Alexandria Ocasio-Cortez Questions Why 'Controversial' Sarah Huckabee Sanders Doesn't Get Factchecked More

New Congresswoman Alexandria Ocasio-Cortez on Monday questioned why "controversial" White House Press Secretary Sarah Huckabee Sanders has been fact-checked by the media the same number of times despite the big difference in how long they've served in their respective roles.

Ocasio-Cortez tweeted: "it looks like @PolitiFact has fact-checked Sarah Huckabee Sanders and myself the *same* amount of times: 6. She's been serving for almost 2 years. I've served 4 days."

"Why is she fact-checked so little? Is she adhering to some standard we don't know about?" asked Ocasio-Cortez, who became the youngest woman to enter Congress, at the age of 29.

She then quote-tweeted a post by a Poynter International Fact-Checking Network director, stating that some fact-checkers publish guides, and wrote it was "helpful."

"That means no real standard. So it's still fair to ask why a controversial WH Press Sec is getting let off so easy," Ocasio-Cortez tweeted.

This is helpful! Thank you.

I do think it is important to point out that there is still admitted discretion: “we select the most newsworthy+significant ones.”

That means no real standard. So it’s still fair to ask why a controversial WH Press Sec is getting let off so easy.

— Alexandria Ocasio-Cortez (@AOC) January 7, 2019

In another tweet, Ocasio-Cortez provided links to PolitiFact pages on statements from herself and Sanders. There were a half dozen for each.

Ocasio-Cortez first raised the issue by sharing a Salon story, first published at, on fact-check false equivalence and The Washington Post rating her as being as bad as President Donald Trump.

"Facts are facts, America. We should care about getting things right. Yet standards of who gets fact-checked, how often + why are unclear," Ocasio-Cortez commented. "This is where false equivalency+bias creeps in, allowing climate deniers to be put on par w/scientists, for example."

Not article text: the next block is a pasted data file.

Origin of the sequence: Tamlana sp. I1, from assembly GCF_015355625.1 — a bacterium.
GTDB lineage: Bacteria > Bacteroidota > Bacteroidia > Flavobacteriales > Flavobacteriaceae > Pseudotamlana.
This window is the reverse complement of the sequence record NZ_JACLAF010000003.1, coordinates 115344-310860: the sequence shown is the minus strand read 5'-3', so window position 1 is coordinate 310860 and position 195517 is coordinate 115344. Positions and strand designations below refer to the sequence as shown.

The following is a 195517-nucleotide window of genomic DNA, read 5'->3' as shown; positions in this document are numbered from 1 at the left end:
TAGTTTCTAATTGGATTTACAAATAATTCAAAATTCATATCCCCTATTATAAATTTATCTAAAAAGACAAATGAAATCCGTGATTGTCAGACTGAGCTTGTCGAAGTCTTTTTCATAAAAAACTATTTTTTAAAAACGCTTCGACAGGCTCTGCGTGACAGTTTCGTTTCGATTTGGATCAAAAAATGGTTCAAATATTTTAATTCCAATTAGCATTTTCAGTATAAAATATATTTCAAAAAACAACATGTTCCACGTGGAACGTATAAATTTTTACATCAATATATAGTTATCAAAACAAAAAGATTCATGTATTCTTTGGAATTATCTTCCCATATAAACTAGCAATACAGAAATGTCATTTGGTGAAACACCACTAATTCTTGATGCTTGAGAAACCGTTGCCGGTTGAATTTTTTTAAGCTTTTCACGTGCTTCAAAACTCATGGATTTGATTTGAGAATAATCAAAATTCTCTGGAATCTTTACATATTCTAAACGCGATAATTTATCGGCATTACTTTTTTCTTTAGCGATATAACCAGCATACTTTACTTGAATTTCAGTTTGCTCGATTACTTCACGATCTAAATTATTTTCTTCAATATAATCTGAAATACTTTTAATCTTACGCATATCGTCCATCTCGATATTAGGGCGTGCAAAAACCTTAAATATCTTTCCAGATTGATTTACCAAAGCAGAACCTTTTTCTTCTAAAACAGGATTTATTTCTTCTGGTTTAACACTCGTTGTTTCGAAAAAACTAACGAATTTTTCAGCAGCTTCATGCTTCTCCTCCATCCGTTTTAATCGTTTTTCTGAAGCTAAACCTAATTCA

Ocasio-Cortez also questioned why the Post gave "my confusing tweet" on military accounting offsets the same number of "Pinocchios" as Trump's denial of the number of Americans that died in hurricane-ravaged Puerto Rico. The congresswoman seemed to imply that the president's denial was more egregious than her confusing Twitter post.

"These are legitimate questions not intended to attack," Ocasio-Cortez wrote. "Who makes these decisions? How? Is there a rubric?"

Ocasio-Cortez continued to go after the fact-checking site that has won a Pulitzer Prize.

"Another question for @politifact: some officials' statements (ex. Andrew Cuomo) get rated 'true' frequently. I say true things all the time - I'd hope most do," Ocasio-Cortez tweeted. "When does Politifact choose to rate true statements? Is there a guide? I'd be happy to repost if there is."

Representative Alexandria Ocasio-Cortez, Democrat of New York, leaves a photo opportunity with the female Democratic members of the 116th US House of Representatives outside the US Capitol in Washington, D.C., on January 4, 2019. Ocasio-Cortez questioned why she has been fact-checked as many times as White House Press Secretary Sarah Huckabee Sanders by PolitiFact despite the difference in their tenure times. SAUL LOEB/AFP/Getty Images

PolitiFact rated one statement by Ocasio-Cortez as "pants on fire!" four as "false," and one as "mostly true." Similarly, the site labeled one statement by Sanders as "pants on fire!" four as "false," and one as "mostly true."

During her time on the campaign trail and while waiting to take her seat in the House of Representatives, Ocasio-Cortez has shown little reluctance to criticize both the media and her political opponents.